The UK Royal Air Force will receive its first of 14 Airbus A330-200-based Future Strategic Tanker Aircraft in 2011, following the 27 March signature of a £13 billion ($25.8 billion) private finance initiative deal with the EADS UK-led AirTanker consortium, which recently secured the initial £2.5 billion in financing required to launch the programme.
To fully replace the RAF's Lockheed TriStars and Vickers VC10s by 2016, the passenger A330s will be ordered from Airbus in the near future by EADS’s Military Transport Aircraft Division, says AirTanker chief executive Phil Blundell. The Rolls-Royce Trent 700-powered aircraft will undergo final assembly in Toulouse, France, with air-to-air refuelling equipment to be installed on the first two examples by EADS Casa in Spain and on the remainder by Cobham in the UK.
The new aircraft will be assigned to two squadrons, with the RAF planning to have 37 crews, including seven formed by sponsored reservists.
A core fleet of seven or eight aircraft will be used to support day-to-day duties, with five planned to be available for third party usage by the commercial airline sector and the remainder to be placed on the commercial register by AirTanker. All 14 could be made available within a 30-day period to support a surge in military operations, however.
Seven of the aircraft will be equipped with under-wing hose and drogue refuelling pods, with the remainder to also have a centreline hose and drogue configuration. Full air-to-air refuelling provision will be declared in 2014. Maximum fuel load will be 111t; more than 30% greater than the VC10 K3's 80t maximum.
The A330s will also be capable of carrying up to 295 passengers to operational theatres such as Afghanistan. "Our VC10 and TriStar aircraft are working really hard at the moment, but we just cannot meet the dispatch reliability of a modern aircraft," notes Air Marshal Iain McNicoll, deputy commander-in-chief operations for the RAF's Air Command organisation. "This fleet of aircraft is going to place challenges in operating it to its full capability, given its dispatch reliability," he adds.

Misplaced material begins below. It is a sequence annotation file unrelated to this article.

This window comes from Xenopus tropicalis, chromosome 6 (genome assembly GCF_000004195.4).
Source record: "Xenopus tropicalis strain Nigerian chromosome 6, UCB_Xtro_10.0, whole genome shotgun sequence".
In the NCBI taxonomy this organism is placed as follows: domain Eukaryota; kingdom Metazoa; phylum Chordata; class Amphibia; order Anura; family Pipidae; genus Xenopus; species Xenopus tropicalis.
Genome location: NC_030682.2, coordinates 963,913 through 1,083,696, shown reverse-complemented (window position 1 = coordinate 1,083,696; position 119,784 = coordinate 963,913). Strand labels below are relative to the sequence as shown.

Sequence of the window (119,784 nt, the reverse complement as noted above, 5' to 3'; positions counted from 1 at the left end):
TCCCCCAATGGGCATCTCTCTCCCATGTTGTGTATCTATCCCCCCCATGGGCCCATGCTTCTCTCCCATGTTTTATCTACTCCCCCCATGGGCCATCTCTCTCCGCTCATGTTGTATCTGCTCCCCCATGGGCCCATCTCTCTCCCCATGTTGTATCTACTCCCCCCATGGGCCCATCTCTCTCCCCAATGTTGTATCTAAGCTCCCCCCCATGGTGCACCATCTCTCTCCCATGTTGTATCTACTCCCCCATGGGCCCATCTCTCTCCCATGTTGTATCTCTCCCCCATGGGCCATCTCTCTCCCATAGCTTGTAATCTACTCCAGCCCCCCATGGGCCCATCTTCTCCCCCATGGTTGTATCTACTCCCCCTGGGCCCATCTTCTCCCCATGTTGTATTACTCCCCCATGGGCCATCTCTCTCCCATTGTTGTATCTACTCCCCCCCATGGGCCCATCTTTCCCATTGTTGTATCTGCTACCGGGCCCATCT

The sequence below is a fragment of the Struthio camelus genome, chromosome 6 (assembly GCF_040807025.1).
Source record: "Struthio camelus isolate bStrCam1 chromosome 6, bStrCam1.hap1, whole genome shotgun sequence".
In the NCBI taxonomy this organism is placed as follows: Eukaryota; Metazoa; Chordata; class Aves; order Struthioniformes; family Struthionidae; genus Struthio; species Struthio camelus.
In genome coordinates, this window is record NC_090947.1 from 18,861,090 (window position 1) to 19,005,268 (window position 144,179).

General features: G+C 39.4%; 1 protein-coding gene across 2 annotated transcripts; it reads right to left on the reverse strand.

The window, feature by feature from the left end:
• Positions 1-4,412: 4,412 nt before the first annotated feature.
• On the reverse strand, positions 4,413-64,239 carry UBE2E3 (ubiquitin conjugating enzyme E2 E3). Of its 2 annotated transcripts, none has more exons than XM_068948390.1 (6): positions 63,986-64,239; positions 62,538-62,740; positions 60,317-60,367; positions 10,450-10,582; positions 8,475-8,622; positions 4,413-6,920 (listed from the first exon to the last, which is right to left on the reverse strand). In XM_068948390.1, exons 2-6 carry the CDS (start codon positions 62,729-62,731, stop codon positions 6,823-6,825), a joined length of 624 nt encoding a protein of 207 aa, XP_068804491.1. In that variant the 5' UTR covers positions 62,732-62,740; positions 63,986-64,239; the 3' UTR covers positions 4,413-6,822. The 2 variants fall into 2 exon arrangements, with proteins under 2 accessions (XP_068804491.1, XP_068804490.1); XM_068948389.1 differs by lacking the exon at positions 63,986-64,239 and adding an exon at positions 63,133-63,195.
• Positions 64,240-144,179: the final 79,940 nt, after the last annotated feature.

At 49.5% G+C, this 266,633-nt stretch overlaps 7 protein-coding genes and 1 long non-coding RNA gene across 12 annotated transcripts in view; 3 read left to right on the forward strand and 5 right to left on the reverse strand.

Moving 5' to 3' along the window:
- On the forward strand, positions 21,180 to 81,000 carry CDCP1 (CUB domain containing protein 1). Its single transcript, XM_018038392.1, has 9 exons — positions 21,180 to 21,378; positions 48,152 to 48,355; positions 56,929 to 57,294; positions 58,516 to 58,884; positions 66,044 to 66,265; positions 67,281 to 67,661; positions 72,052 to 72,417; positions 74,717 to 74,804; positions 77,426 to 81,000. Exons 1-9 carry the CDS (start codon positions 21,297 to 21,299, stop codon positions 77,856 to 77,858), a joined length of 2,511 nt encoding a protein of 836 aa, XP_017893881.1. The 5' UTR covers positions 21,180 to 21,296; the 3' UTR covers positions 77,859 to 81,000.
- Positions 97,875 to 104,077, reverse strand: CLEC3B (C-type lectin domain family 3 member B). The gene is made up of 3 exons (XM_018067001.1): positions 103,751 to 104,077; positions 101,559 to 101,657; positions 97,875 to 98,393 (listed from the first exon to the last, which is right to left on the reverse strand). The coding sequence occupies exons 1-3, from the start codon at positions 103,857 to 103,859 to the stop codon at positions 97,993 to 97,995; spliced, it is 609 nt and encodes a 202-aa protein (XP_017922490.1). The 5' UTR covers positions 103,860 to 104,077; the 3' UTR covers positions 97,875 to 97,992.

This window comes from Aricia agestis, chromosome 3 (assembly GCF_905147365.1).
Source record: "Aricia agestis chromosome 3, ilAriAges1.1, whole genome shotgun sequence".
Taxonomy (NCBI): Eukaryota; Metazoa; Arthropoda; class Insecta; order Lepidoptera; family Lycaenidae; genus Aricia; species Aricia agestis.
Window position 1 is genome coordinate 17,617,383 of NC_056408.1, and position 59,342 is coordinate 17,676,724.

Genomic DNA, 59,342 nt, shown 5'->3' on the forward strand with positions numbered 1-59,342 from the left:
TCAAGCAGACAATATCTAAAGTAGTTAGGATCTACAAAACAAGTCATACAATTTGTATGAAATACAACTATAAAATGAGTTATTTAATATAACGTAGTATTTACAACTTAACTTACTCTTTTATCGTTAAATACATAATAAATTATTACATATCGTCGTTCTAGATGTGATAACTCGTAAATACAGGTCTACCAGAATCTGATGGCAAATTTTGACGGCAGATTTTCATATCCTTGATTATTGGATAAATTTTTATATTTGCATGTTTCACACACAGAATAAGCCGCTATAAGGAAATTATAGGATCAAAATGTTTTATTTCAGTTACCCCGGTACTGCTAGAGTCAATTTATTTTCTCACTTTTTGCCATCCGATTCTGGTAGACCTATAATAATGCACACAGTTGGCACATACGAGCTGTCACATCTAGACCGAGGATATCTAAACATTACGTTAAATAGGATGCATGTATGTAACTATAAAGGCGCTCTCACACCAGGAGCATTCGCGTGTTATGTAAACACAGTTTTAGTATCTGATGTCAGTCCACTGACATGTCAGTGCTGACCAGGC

AirTanker will support operations of the FSTA fleet for 23 years after first aircraft delivery, with VT Group expecting its service provision work to total more than £1 billion. R-R says engine production and support will generate over £700 million, while Cobham will get £150 million to provide, install and support AAR equipment. Thales will supply avionics, defensive aids and mission-planning equipment, plus a full-mission simulator and other training devices. Construction of a two-bay hangar to support the FSTA fleet will commence at RAF Brize Norton in Oxfordshire during May.
Describing the PFI contract as "robust, imaginative and innovative", but also "very complex", Blundell notes that AirTanker and the UK Ministry of Defence secured the money required to launch the programme from June 2007, despite facing "turmoil" in the global economy. The MoD - which took four years to reach a contract after eliminating a rival bid based on secondhand Boeing 767s - will make its first programme payment on the delivery on one aircraft during 2011.
Closure of the FSTA deal means that EADS has now secured firm orders for the A330-based tanker-transport from Australia, Saudi Arabia, the United Arab Emirates and the UK.
Partnered with Northrop Grumman, EADS North America also recently won the US Air Force’s KC-X contest with the KC-45, although Boeing has appealed against the decision to the US General Accountability Office, which must rule on the validity of its protest around mid-June.